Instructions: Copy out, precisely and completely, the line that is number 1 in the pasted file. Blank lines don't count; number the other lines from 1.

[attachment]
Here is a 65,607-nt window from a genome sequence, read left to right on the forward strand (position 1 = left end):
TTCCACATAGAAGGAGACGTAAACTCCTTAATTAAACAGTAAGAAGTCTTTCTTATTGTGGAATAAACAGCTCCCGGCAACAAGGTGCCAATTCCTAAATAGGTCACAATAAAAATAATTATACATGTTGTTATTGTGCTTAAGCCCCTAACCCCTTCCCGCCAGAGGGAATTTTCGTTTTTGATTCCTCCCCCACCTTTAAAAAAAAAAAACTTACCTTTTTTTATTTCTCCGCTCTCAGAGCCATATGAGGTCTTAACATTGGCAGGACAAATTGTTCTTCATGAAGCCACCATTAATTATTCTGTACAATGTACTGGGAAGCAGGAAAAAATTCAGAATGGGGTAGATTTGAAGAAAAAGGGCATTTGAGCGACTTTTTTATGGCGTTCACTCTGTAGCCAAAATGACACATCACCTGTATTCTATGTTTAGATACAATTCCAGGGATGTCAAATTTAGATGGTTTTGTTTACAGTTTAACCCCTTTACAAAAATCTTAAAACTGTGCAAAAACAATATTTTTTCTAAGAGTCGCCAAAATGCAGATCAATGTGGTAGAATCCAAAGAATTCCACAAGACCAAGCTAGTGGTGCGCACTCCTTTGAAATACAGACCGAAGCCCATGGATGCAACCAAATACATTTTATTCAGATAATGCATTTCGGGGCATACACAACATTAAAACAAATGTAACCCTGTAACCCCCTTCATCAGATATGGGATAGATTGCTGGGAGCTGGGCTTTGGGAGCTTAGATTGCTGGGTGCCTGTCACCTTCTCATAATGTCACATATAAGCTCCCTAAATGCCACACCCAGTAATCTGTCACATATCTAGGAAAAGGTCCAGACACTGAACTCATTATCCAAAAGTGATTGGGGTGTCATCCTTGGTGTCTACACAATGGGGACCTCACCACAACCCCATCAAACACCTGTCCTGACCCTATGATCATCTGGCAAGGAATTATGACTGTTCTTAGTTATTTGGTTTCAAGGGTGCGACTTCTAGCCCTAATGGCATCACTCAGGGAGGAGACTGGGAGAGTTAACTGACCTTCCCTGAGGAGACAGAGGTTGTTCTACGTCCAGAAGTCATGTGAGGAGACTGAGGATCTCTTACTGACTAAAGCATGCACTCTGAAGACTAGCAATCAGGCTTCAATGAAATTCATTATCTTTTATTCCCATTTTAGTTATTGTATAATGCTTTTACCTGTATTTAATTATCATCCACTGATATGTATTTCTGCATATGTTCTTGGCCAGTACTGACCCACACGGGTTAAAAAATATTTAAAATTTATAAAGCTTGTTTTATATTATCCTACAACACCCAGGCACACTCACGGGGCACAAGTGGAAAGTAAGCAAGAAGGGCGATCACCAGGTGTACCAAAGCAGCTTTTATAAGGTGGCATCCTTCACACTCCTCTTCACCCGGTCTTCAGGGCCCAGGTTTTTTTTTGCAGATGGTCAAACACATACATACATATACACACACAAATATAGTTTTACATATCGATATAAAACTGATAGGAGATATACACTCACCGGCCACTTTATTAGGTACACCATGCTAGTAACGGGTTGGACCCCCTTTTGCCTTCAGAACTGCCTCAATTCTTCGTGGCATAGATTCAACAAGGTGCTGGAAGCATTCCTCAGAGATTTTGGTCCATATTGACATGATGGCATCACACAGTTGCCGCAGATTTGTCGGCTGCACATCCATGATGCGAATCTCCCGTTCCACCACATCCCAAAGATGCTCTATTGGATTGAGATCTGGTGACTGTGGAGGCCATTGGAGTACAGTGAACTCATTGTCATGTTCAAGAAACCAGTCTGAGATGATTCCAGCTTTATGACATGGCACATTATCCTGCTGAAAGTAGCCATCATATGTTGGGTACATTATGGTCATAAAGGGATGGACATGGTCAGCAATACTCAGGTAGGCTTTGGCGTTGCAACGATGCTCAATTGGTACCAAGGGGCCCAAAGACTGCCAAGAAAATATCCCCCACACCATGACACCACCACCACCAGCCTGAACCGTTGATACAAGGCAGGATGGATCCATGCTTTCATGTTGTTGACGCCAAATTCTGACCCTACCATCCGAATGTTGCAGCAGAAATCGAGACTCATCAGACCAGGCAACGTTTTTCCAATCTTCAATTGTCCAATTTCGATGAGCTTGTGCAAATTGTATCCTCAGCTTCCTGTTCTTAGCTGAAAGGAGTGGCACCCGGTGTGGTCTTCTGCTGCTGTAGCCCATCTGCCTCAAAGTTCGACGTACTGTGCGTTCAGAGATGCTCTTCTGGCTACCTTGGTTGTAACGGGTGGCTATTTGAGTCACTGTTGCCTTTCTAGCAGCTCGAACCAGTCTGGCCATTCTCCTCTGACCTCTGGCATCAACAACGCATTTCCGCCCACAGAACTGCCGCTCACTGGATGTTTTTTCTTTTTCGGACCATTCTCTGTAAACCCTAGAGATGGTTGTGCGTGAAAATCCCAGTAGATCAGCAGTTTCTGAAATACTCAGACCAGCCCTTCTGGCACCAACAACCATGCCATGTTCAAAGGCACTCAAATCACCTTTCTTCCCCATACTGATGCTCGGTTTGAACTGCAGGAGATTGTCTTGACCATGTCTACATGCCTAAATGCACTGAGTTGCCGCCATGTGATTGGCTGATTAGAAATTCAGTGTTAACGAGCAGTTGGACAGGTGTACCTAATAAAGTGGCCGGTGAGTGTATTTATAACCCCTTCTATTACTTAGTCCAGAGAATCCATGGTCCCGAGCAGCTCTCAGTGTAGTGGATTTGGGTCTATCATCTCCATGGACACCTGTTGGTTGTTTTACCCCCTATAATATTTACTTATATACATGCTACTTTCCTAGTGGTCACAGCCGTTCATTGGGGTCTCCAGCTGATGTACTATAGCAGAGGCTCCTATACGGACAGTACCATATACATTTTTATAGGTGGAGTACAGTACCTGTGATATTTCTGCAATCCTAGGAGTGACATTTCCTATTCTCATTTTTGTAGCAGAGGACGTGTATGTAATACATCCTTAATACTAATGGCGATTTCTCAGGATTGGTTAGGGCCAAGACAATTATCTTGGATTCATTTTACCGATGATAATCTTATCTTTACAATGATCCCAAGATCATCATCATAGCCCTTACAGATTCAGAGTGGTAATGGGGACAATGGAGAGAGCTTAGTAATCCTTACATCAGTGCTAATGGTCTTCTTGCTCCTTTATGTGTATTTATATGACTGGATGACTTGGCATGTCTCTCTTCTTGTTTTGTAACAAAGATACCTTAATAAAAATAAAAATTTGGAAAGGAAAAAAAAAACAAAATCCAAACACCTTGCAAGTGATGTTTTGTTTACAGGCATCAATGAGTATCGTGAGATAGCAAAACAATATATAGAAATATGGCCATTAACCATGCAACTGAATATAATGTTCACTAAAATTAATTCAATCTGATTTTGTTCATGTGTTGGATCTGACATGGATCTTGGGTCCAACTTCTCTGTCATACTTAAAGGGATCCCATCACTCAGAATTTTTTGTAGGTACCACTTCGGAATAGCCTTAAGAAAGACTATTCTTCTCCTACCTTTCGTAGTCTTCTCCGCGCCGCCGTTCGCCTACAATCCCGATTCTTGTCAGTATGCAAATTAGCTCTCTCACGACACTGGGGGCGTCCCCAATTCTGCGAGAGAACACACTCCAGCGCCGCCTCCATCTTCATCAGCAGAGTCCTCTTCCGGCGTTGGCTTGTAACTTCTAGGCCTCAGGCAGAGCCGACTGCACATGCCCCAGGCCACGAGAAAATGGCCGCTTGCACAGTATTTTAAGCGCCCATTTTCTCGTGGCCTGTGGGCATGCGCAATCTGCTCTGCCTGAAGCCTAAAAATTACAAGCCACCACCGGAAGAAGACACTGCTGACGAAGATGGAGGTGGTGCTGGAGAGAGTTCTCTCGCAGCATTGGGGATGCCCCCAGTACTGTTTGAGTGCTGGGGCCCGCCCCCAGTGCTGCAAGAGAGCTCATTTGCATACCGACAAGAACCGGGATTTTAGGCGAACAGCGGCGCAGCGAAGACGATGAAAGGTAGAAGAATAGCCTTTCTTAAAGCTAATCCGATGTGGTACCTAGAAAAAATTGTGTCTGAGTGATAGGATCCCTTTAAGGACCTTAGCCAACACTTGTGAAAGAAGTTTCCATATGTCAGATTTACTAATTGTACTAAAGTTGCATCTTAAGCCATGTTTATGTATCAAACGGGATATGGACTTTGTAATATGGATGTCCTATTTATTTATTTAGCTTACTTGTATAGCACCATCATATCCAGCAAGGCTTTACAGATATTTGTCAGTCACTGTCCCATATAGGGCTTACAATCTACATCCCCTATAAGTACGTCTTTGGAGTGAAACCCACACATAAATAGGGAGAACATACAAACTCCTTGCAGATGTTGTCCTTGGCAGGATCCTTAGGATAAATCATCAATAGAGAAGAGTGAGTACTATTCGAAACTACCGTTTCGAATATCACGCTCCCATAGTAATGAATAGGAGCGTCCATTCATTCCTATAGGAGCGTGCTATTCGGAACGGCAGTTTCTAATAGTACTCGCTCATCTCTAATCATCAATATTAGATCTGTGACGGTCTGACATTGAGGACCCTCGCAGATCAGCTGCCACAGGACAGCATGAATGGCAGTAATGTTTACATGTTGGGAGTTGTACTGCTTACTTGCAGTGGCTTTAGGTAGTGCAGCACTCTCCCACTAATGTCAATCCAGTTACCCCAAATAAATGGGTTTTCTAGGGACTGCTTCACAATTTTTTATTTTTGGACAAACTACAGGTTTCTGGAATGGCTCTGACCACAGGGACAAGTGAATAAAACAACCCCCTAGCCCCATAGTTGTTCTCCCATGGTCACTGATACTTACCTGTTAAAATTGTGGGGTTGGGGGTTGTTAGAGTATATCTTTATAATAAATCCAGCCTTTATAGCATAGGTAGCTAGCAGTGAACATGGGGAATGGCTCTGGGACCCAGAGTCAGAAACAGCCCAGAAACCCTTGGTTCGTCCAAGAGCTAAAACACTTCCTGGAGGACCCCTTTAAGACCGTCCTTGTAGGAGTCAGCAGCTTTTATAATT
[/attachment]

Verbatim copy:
Here is a 65,607-nt window from a genome sequence, read left to right on the forward strand (position 1 = left end):